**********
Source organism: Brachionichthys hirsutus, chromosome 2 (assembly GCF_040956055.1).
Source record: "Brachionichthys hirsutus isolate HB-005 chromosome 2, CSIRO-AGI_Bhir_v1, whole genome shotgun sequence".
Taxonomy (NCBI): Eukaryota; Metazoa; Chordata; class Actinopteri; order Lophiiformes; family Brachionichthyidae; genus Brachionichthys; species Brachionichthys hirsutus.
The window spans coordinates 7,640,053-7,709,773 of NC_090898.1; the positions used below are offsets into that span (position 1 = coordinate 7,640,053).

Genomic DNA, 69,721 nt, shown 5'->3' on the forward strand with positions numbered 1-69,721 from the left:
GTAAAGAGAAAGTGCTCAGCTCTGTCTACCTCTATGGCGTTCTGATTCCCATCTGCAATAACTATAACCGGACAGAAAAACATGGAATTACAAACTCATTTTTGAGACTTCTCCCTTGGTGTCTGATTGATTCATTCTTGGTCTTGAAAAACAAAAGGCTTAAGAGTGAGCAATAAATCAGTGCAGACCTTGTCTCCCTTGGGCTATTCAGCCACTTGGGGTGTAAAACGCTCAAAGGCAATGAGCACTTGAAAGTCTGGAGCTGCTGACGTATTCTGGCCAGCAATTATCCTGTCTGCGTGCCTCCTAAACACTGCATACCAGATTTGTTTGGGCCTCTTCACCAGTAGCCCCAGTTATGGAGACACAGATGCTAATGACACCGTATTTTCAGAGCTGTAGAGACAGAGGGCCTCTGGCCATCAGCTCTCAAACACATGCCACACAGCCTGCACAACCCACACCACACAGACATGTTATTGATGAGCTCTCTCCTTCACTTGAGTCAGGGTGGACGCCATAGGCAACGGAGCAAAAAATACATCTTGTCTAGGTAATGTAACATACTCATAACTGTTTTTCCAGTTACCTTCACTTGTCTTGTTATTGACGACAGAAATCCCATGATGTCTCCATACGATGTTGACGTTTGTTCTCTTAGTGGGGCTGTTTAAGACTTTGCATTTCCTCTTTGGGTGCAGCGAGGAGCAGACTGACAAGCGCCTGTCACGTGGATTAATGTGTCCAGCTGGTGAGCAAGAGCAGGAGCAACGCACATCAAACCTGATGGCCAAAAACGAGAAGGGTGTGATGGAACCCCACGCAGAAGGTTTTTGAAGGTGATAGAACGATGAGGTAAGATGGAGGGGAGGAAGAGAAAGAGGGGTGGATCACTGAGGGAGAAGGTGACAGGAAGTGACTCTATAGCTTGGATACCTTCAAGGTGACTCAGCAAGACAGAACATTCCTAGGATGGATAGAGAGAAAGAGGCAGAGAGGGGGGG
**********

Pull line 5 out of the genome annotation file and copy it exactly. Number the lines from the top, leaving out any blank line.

Genomic DNA, 69,721 nt, shown 5'->3' on the forward strand with positions numbered 1-69,721 from the left: